The hot dry summer has sped up maturity of Tairawhiti's kiwifruit crop and pickers have been flat out in the past fortnight.
NZ Fruits, which handles about half of the Gisborne kiwifruit volume, has already finished almost 40 percent of its harvest.
“To have nearly 40 percent harvested already is unbelievable,” said NZ Fruits director Bill Thorpe.
“The hot and dry summer weather conditions have brought the crop forward considerably, and by next week we will be halfway through harvest.”
Mr Thorpe said he had never seen anything like it.
“We've never had so much fruit come in so fast this early.”
NZ Fruits director Trevor Lupton said when the harvest started the fruit quality was good as were yields, which have been up on last year.
It was estimated this region would produce about four million trays of kiwifruit for export this season.
The first export shipment by sea from Gisborne left on Sunday for Japan and the next freighter will be here in a fortnight.
The available labour supply to pick the crop has not been a problem so far for NZ Fruits.
“NZ Fruits is doing OK for labour and the downturn in the forestry industry has helped a wee bit, with some extra workers becoming available,” Mr Thorpe said.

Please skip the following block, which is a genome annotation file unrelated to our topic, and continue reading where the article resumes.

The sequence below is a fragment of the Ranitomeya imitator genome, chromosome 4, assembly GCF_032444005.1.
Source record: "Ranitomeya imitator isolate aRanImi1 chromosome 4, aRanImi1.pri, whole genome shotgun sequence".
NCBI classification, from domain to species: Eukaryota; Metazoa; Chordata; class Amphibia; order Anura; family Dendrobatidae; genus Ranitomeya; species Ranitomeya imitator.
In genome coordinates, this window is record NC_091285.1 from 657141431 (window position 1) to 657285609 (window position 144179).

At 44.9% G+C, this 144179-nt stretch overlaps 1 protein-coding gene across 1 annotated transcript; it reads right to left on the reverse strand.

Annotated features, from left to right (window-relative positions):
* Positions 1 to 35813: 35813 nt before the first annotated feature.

A labour contractor said they could have done with a few more pickers some days but generally they had coped so far.
“It has been an exceptional season so far and, looking forward, if it stays like this quality and yield-wise, it will be one of the best ever,” he said.
The Gisborne Herald was told labour may become a factor later in the season because of the number of backpackers and other overseas people who usually work in the harvest.
“Twenty-five percent of the industry's workforce have international working visas,” New Zealand Kiwifruit Growers Inc chief executive Nikki Johnson told The New Zealand Herald.
“So stricter measures at the border to combat the spread of Covid-19 are expected to have a significant impact on recruitment.
“NZKGI is monitoring the situation seriously and we will have a more accurate view over the next few weeks as the picking and packing increases.
“The number of coronavirus cases in New Zealand and the potential impact of measures to limit the spread of it will obviously play a large role in determining the impact on the kiwifruit industry.”